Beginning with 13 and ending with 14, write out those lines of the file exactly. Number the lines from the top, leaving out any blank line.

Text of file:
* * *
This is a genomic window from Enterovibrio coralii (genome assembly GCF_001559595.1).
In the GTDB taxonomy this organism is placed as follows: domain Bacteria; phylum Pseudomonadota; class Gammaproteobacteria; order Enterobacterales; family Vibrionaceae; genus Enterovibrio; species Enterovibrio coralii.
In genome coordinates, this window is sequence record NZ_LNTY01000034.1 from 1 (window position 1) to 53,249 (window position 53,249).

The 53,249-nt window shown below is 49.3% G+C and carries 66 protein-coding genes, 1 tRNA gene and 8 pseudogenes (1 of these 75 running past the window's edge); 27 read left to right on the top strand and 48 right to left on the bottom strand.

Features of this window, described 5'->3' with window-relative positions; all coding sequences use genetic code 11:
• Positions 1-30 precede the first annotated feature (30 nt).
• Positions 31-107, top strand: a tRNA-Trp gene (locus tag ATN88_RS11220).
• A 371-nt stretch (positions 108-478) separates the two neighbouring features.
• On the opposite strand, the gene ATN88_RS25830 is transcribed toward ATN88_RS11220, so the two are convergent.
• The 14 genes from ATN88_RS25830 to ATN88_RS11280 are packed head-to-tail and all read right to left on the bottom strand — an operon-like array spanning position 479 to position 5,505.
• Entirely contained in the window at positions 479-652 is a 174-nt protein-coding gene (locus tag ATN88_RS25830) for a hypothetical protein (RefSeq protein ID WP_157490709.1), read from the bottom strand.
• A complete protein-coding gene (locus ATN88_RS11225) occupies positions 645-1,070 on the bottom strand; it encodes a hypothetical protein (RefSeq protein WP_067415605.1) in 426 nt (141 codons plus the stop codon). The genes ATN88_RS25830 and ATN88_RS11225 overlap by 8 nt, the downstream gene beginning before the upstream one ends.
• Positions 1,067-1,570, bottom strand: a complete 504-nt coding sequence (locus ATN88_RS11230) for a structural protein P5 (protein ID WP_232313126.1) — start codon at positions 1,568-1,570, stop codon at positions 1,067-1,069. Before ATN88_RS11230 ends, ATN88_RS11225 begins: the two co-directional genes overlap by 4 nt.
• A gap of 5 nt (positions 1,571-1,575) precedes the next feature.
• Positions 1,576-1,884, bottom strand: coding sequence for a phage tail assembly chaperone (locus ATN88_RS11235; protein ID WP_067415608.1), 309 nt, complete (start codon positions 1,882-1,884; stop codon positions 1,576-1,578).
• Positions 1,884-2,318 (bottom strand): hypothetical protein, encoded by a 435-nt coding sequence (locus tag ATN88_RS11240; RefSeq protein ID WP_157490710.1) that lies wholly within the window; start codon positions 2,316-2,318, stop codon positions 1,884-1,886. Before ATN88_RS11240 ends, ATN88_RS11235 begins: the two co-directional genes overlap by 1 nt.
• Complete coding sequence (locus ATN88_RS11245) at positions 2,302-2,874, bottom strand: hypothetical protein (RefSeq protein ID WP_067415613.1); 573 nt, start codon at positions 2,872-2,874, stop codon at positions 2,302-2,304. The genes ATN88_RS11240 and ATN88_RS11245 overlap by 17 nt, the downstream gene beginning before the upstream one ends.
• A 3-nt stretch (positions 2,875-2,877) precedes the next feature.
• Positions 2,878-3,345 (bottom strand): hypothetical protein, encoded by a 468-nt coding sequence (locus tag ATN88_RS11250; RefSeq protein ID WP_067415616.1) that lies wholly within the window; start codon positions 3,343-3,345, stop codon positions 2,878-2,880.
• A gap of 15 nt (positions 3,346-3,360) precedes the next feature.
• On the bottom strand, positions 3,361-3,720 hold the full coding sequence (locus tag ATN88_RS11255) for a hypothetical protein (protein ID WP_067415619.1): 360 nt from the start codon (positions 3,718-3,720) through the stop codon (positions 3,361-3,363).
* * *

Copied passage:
• Positions 1,067-1,570, bottom strand: a complete 504-nt coding sequence (locus ATN88_RS11230) for a structural protein P5 (protein ID WP_232313126.1) — start codon at positions 1,568-1,570, stop codon at positions 1,067-1,069. Before ATN88_RS11230 ends, ATN88_RS11225 begins: the two co-directional genes overlap by 4 nt.
• A gap of 5 nt (positions 1,571-1,575) precedes the next feature.